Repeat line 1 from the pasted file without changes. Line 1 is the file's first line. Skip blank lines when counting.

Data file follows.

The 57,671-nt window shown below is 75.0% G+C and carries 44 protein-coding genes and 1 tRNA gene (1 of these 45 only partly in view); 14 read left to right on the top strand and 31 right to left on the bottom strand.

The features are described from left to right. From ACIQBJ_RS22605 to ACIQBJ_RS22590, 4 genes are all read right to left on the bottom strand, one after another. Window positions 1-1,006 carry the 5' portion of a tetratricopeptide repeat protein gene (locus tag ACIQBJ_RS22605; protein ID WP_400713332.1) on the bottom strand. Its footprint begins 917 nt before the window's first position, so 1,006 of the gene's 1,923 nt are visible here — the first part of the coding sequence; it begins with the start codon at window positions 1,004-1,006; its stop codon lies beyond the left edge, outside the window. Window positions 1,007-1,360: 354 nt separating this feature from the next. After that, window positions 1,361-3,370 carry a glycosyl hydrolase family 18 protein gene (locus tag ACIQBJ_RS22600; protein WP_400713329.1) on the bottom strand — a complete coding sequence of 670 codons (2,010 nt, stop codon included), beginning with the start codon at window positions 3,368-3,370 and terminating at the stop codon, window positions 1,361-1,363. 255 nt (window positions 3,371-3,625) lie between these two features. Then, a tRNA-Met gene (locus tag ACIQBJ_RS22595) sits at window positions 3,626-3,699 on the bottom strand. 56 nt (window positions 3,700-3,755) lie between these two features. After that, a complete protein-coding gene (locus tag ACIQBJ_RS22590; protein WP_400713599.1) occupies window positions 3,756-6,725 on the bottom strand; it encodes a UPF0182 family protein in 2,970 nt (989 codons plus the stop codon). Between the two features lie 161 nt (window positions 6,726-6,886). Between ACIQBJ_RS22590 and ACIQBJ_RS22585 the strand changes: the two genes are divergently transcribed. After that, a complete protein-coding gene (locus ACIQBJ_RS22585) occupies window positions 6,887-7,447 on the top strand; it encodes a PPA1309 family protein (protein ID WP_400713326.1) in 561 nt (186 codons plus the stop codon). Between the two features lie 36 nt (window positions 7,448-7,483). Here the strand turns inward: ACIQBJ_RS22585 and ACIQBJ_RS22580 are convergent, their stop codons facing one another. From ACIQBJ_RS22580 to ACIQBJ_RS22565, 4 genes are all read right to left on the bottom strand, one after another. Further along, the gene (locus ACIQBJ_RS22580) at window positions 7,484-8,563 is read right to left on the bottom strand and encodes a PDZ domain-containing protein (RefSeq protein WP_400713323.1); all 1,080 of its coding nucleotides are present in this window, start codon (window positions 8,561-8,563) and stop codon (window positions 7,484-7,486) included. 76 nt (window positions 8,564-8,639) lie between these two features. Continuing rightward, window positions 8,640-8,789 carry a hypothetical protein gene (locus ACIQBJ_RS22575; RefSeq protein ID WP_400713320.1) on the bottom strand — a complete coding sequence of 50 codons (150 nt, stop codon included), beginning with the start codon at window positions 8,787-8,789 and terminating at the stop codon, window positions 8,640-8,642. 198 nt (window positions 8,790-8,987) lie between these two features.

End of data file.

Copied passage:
The 57,671-nt window shown below is 75.0% G+C and carries 44 protein-coding genes and 1 tRNA gene (1 of these 45 only partly in view); 14 read left to right on the top strand and 31 right to left on the bottom strand.